note: this language is still liked in some quarters, and maybe should be moved out of the 'historical interest' section.

Ravenscar concurrency profile

"In Ada, creating tasks, synchronizing them, sharing access to resources, are part of the language...For real-time and embedded applications, Ada defines a profile called Ravenscar. It's a subset of the language designed to help schedulability analysis, it is also more compatible with platforms such as micro-controllers that have limited resources....One of the advantages of having tasking as part of the language standard is the portability, you can run the same Ravenscar application on Windows, Linux, MacOs? or an RTOS like VxWorks?. GNAT also provides a small stand alone run-time that implements the Ravenscar tasking on bare metal. This run-time is available, for instance, on ARM Cortex-M micro-controllers. It's like having an RTOS in your language.

...

Tasks

you can declare and implement a single task:

   --  Task declaration
   task My_Task;
   --  Task implementation
   task body My_Task is
   begin
      --  Do something cool here...
   end My_Task;

If you have multiple tasks doing the same job or if you are writing a library, you can define a task type ... One limitation of Ravenscar compared to full Ada, is that the number of tasks has to be known at compile time.

Time

...

     a definition of the Time type which represents the time elapsed since the start of the system
     a definition of the Time_Span type which represents a period between two Time values
     a function Clock that returns the current time (monotonic count since the start of the system)
     Various sub-programs to manipulate Time and Time_Span values

The Ada language also provides an instruction to suspend a task until a given point in time: delay until.

...

Scheduling

Ravenscar has priority-based preemptive scheduling. A priority is assigned to each task and the scheduler will make sure that the highest priority task - among the ready tasks - is executing.

A task can be preempted if another task of higher priority is released, either by an external event (interrupt) or at the expiration of its delay until statement (as seen above).

If two tasks have the same priority, they will be executed in the order they were released (FIFO within priorities).

Task priorities are static, however we will see below that a task can have its priority temporary escalated.

The task priority is an integer value between 1 and 256, higher value means higher priority. It is specified with the Priority aspect:

   Task My_Low_Priority_Task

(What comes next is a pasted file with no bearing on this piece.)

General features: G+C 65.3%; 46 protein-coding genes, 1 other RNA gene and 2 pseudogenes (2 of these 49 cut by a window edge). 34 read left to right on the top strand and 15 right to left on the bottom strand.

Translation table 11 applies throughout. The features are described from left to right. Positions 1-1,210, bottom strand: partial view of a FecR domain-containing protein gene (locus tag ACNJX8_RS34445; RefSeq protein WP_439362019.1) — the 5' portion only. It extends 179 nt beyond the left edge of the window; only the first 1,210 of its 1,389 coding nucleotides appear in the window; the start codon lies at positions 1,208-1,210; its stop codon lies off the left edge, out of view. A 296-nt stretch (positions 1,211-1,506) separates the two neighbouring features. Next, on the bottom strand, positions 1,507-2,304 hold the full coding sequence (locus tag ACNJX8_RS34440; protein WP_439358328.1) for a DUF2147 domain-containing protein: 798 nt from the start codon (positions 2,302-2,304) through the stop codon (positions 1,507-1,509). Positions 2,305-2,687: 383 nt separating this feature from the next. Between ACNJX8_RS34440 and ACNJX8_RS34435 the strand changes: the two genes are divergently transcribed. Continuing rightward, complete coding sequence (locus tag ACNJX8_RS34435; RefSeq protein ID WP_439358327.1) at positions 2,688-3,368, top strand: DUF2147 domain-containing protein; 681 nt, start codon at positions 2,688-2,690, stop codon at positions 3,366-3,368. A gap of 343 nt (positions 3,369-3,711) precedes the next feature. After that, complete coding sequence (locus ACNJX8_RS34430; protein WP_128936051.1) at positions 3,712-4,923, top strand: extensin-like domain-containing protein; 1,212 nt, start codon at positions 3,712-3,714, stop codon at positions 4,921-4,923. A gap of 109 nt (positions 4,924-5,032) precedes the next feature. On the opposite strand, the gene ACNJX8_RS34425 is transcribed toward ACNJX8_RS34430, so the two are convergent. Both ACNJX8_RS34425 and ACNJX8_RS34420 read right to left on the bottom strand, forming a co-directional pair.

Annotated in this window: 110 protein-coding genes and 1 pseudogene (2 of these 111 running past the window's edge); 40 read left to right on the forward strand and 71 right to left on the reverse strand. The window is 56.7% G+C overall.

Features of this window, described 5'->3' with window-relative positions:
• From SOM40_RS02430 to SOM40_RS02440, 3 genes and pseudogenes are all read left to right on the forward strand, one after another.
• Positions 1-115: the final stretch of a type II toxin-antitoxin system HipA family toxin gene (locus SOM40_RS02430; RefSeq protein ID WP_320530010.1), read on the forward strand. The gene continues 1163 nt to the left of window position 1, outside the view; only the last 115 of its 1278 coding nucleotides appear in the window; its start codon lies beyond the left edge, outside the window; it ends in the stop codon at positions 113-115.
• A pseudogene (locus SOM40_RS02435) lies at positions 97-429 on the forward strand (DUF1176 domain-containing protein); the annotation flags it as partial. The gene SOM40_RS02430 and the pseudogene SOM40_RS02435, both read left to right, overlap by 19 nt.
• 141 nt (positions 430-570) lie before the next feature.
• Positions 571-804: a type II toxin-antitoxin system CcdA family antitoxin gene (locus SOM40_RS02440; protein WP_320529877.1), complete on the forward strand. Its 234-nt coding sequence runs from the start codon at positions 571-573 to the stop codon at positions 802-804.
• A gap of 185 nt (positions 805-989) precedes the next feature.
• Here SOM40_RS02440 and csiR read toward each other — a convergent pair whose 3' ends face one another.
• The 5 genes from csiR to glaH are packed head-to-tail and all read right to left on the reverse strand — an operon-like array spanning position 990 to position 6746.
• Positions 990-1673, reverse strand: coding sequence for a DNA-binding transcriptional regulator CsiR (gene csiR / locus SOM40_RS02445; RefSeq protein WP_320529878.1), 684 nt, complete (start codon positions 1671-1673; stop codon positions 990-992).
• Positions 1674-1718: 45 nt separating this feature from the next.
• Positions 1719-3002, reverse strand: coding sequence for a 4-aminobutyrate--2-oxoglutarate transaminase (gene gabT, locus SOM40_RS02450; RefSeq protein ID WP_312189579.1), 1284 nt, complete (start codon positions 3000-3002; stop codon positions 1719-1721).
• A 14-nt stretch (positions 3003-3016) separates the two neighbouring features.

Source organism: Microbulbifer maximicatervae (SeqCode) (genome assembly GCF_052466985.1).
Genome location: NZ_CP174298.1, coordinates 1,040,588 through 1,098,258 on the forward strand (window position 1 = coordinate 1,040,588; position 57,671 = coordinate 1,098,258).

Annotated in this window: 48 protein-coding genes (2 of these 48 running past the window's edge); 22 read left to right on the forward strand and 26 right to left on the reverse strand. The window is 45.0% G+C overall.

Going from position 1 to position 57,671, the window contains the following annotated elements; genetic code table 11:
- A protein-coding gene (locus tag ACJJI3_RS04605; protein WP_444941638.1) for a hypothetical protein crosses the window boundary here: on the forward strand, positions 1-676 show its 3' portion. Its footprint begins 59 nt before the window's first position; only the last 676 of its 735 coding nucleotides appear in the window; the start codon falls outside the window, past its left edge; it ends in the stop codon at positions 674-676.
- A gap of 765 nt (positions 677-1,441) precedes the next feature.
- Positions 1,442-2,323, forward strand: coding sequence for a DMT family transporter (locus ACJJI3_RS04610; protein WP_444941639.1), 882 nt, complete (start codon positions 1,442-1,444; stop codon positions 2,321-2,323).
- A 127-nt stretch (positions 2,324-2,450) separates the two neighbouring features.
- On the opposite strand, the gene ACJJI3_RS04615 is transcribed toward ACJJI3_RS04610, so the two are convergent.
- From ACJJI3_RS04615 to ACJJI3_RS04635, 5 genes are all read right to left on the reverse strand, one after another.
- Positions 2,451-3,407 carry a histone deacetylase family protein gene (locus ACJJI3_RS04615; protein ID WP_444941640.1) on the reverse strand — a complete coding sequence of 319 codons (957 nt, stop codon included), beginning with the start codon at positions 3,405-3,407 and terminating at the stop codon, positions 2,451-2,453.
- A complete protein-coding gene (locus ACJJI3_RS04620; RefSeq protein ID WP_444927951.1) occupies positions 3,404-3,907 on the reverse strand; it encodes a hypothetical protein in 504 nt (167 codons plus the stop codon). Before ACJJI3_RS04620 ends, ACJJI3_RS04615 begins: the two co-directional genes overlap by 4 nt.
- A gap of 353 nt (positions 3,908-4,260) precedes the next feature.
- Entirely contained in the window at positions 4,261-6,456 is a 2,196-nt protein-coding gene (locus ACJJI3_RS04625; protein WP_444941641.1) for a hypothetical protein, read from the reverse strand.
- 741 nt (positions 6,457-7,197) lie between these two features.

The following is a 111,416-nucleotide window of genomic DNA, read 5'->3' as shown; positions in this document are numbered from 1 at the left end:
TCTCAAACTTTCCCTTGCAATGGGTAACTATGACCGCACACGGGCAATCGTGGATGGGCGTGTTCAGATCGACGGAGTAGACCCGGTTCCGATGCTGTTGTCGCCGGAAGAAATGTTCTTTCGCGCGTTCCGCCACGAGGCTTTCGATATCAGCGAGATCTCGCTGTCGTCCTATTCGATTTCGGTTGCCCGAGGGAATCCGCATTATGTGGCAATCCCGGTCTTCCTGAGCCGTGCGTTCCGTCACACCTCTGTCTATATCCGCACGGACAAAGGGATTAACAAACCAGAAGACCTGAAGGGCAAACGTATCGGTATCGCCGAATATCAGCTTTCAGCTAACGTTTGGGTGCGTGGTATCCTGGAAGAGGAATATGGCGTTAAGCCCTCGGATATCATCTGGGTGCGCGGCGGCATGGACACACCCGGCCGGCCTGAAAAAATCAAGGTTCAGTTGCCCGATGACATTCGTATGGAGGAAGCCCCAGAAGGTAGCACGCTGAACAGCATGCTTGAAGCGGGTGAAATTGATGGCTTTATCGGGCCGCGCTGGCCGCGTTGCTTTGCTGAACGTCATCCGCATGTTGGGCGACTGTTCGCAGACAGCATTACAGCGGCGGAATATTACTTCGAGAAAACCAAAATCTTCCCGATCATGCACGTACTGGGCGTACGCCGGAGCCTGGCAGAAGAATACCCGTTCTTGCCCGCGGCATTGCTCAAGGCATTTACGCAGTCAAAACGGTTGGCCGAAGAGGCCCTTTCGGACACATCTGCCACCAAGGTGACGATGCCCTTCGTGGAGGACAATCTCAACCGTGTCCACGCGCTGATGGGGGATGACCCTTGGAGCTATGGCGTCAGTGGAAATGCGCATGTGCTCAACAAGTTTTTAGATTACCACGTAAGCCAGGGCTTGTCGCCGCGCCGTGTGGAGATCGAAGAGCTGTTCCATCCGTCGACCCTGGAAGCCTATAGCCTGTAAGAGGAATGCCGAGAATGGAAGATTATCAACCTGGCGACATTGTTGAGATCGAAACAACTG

with Priority => 1;
   Task My_High_Priority_Task
     with Priority => 2;

Mutual exclusion and shared resources

In Ada, mutual exclusion is provided by the protected objects.

At run-time, the protected objects provide the following properties:

    There can be only one task executing a protected operation at a given time (mutual exclusion)
    There can be no deadlock 

In the Ravenscar profile, this is achieved with Priority Ceiling Protocol.

A priority is assigned to each protected object, any tasks calling a protected sub-program must have a priority below or equal to the priority of the protected object.

When a task calls a protected sub-program, its priority will be temporarily raised to the priority of the protected object. As a result, this task cannot be preempted by any of the other tasks that potentially use this protected object, and therefore the mutual exclusion is ensured.

The Priority Ceiling Protocol also provides a solution to the classic scheduling problem of priority inversion.

...

Synchronization

Another cool feature of protected objects is the synchronization between tasks.

It is done with a different kind of operation called an entry.

An entry has the same properties as a protected procedure except it will only be executed if a given condition is true. A task calling an entry will be suspended until the condition is true.

This feature can be used to synchronize tasks.

...

Interrupt Handling

Protected objects are also used for interrupt handling. Private procedures of a protected object can be attached to an interrupt using the Attach_Handler aspect.

" --- There's a mini-RTOS in my language by Fabien Chouteau

APL

https://en.wikipedia.org/wiki/APL_%28programming_language%29

People: Kenneth E. Iverson

Succeeded by J.

Retrospectives:

Links:

FP

Short for "function programming". Created support the "function-level programming" paradigm; this paradigm is different from "functional programming"; i think it may mean restricting oneself to programs generated by combining a set of primitive functions in a point-free style).

People: John Backus

Succeeded by FL.

Influenced Joy.

Links:

FL

People: Alexander Aiken, John Backus, John Williams, Edward Wimmers.

Successor to FP.

Influenced J.

Links:

PL/360

The first systems programming language. Written for the purpose of implementing ALGOL W. Sort of a 'high level assembly' or 'structured assembly language'. It has block structuring and control flow such as 'if' and 'while' and 'for' and 'case', but it also affords direct access to assembly registers. Written by Wirth, Wells Jr., and Satterthwaite Jr.

Keywords/symbols:

          + - * / ( ) = < > ^
          , ; . : @ # _ " ' !
          DO IF OF OR
          ABS AND END FOR NEG SYN XOR
          BASE BYTE CASE DATA ELSE GOTO LONG NULL
          REAL SHLA SHLL SHRA SHRL STEP THEN
          ARRAY BEGIN CLOSE DUMMY SHORT UNTIL WHILE
          COMMON EQUATE GLOBAL
          COMMENT INTEGER LOGICAL SEGMENT
          EXTERNAL FUNCTION REGISTER
          CHARACTER PROCEDURE

Links:

Pawn

Pawn is a small, embeddable, C-like language. It is untyped but uses "tags" instead.

A variant of Pawn is Sourcepawn:

todo

SNOBOL

EIFFEL LOGO PL/1 DART OCCAM